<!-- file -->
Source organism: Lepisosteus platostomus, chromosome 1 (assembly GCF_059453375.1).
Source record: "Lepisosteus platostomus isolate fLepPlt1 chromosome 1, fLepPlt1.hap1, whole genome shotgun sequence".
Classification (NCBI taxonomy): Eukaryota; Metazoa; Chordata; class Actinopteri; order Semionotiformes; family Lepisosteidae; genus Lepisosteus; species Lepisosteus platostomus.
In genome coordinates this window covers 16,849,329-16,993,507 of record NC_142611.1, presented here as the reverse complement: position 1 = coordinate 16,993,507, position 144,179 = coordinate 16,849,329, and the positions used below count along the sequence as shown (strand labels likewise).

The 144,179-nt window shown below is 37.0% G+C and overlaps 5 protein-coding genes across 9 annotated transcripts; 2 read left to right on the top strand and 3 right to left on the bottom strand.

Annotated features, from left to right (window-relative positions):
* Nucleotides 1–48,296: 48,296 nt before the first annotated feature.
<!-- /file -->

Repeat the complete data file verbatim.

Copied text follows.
Source organism: Lepisosteus platostomus, chromosome 1 (assembly GCF_059453375.1).
Source record: "Lepisosteus platostomus isolate fLepPlt1 chromosome 1, fLepPlt1.hap1, whole genome shotgun sequence".
Classification (NCBI taxonomy): Eukaryota; Metazoa; Chordata; class Actinopteri; order Semionotiformes; family Lepisosteidae; genus Lepisosteus; species Lepisosteus platostomus.
In genome coordinates this window covers 16,849,329-16,993,507 of record NC_142611.1, presented here as the reverse complement: position 1 = coordinate 16,993,507, position 144,179 = coordinate 16,849,329, and the positions used below count along the sequence as shown (strand labels likewise).

The 144,179-nt window shown below is 37.0% G+C and overlaps 5 protein-coding genes across 9 annotated transcripts; 2 read left to right on the top strand and 3 right to left on the bottom strand.

Annotated features, from left to right (window-relative positions):
* Nucleotides 1–48,296: 48,296 nt before the first annotated feature.